A major barrier to all oncolytic viruses (OVs) in clinical development is cellular innate immunity, which is variably active in a spectrum of human malignancies. To overcome the heterogeneity of tumor response, we combined complementary OVs that attack cancers in distinct ways to improve therapeutic outcome. Two genetically distinct viruses, vesicular stomatitis virus (VSV) and vaccinia virus (VV), were used to eliminate the risk of recombination. The combination was tested in a variety of tumor types in vitro, in immunodeficient and immunocompetent mouse tumor models, and ex vivo, in a panel of primary human cancer samples. We found that VV synergistically enhanced VSV antitumor activity, dependent in large part on the activity of the VV B18R gene product. A recombinant version of VSV expressing the fusion-associated small-transmembrane (p14FAST) protein also further enhanced the ability of VV to spread through an infected monolayer, resulting in a ping pong oncolytic effect wherein each virus enhanced the ability of the other to replicate and/or spread in tumor cells. Our strategy is the first example where OVs are rationally combined to utilize attributes of different OVs to overcome the heterogeneity of malignancies and demonstrates the feasibility of combining complementary OVs to improve therapeutic outcome. © The American Society of Gene & Cell Therapy. Source

Diallo J.-S.,Ottawa Hospital Research Institute | Diallo J.-S.,University of Ottawa | Boeuf F.L.,Ottawa Hospital Research Institute | Boeuf F.L.,University of Ottawa | And 23 more authors.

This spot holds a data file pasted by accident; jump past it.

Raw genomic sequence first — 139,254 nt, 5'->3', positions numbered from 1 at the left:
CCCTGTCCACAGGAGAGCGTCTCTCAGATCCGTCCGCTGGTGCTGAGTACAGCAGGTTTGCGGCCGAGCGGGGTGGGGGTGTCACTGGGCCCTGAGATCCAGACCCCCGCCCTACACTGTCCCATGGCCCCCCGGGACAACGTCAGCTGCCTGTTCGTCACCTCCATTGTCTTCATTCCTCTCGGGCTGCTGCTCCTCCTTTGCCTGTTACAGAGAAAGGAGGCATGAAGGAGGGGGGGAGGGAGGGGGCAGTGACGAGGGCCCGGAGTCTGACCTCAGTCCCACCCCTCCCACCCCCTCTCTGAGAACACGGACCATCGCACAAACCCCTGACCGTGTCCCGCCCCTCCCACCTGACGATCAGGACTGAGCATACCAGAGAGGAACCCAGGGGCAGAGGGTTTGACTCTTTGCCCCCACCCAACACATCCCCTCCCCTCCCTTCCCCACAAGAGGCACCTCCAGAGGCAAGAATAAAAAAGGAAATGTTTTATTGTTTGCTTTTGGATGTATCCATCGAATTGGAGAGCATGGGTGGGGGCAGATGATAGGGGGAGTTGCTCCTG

Molecular Therapy

Oncolytic viruses (OVs) are promising anticancer agents but like other cancer monotherapies, the genetic heterogeneity of human malignancies can lead to treatment resistance. We used a virus/cell-based assay to screen diverse chemical libraries to identify small molecules that could act in synergy with OVs to destroy tumor cells that resist viral infection. Several molecules were identified that aid in viral oncolysis, enhancing virus replication and spread as much as 1,000-fold in tumor cells. One of these molecules we named virus-sensitizers 1 (VSe1), was found to target tumor innate immune response and could enhance OV efficacy in animal tumor models and within primary human tumor explants while remaining benign to normal tissues. We believe this is the first example of a virus/cell-based pharmacoviral screen aimed to identify small molecules that modulate cellular response to virus infection and enhance oncolytic virotherapy. © The American Society of Gene & Cell Therapy. Source